Introduction to Christianity

 

1.      Numbers: 1,870 million observers – largest religion in the world.; 33% of the world’s population; (19% Catholic, 8% Protestant, 3% Orthodox, rest other forms of Christianity)

2.      A faith based on the life, teachings, death, and resurrection of Jesus – a Jew, lived in Roman-occupied Palestine about 2K years ago, taught for less than three years, executed by the Roman government on charges of sedition.

a.       What can we know abut Jesus and his teaching?

1.      Nothing written about him at the time; later, some record of what he had said and done

2.      What we know comes almost entirely from accounts in the Christian Bible, some from historians’ knowledge of the period

b.      The Christian Bible: Old Testament (Hebrew Bible) and New Testament (27 books)

1.      Traditionally regarded as the divinely inspired word of God

2.      Hermeneutics: the field of theological study that attempts to interpret scripture.  Two major approaches: literal and allegorical

3.      First four books of the NT: Gospels (“good news”).  Pseudonymous, given names of two of Jesus’ followers (Matthew and John) and Paul’s companions (Luke and Mark).  Greek and Aramaic.

1.      Synoptic: M, M, & L.  Similar

1.      Markan priority, Q

2.      Gospel of John: focus on Jesus as son of God, Word made flesh

1.      Greek influence (light and darkness), mystical

3.      Other gospels circulated, not included in the cannon: Gospel of Thomas. Found in a cave near Nag Hammadi Egypt (1945).  Possibly earlier than the synoptics.  Magical stories of Jesus childhood.  Mystical conception of Jesus.  I am the light that is above them all.  I am the All.

3.      Diversity and unity: central features:

a.       One God, who created all things and rules of history. Highest goal in life is to act in harmony with the will of God

b.      Doctrine of trinity: unique to Christians.  God is one yet three persons (Father, Son, Holy Spirit).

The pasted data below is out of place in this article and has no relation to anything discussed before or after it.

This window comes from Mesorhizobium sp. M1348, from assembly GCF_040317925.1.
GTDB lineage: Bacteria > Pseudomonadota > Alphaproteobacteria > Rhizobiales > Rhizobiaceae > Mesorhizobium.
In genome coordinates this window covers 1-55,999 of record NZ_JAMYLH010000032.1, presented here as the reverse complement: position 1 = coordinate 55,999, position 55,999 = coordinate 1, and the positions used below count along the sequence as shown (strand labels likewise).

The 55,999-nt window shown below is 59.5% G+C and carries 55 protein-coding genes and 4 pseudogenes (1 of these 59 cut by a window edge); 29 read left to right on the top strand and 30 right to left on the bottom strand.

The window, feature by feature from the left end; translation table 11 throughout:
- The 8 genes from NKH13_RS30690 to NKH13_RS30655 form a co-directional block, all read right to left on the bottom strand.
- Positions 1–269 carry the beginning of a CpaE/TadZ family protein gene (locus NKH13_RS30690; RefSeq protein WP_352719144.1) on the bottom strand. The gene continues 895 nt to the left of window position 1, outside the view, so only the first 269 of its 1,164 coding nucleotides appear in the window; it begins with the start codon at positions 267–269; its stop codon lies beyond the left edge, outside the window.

c.       Reality of God is uniquely revealed in the life of Jesus of Nazareth. The eternal Word of God is brought to humanity through the person and life of Jesus, who suffered and died on the cross for the sins of humankind, then rose from the dead three days later and ascended to heaven forty days after that. Reigns in heaven until the end of time, when he comes to judge the living and the dead in the final resurrection.

4.      Sin is humanity’s biggest problem.  Two dimensions of sin:

a.       Idolatry: treating anything that is not God as though it were equally important (e.g., wealth and power)

b.      Injustice: mainly the mistreatment of others

c.       Christians unique in their understanding of sin and how to overcome it: Sin defined in terms of original sin: the will to do good in human beings has been corrupted by the sin of disobedience to God’s will by the first human beings, Adam and Eve eat of the fruits of the tree of knowledge.  Now humans are compelled to act selfishly, enslaved to the power of sin, not fully able to observe the will of God.

5.      A savior:  Out of compassion for humankind, God sends a savior – his own son, Jesus – to redeem the world by dying in reparation for their past sins.  Recreates good will in them, restores human destiny to the goal of eternal life with God. Jesus known as the eternal Word of God, was God incarnate.

6.      How should we live?  To overcome sin and live a spiritual life, die to self and rise up spiritually through a life of faith in Christ = to become a new creature and be part of a new creation in which sin and death are overcome, just as Christ overcame death on the cross through bodily resurrection.

7.      The kingdom of God: – a new creation of love, compassion, and justice.

a.       The question of how to accomplish the goal of this kingdom becomes framed in terms of the relationship between the church and the rest of the world.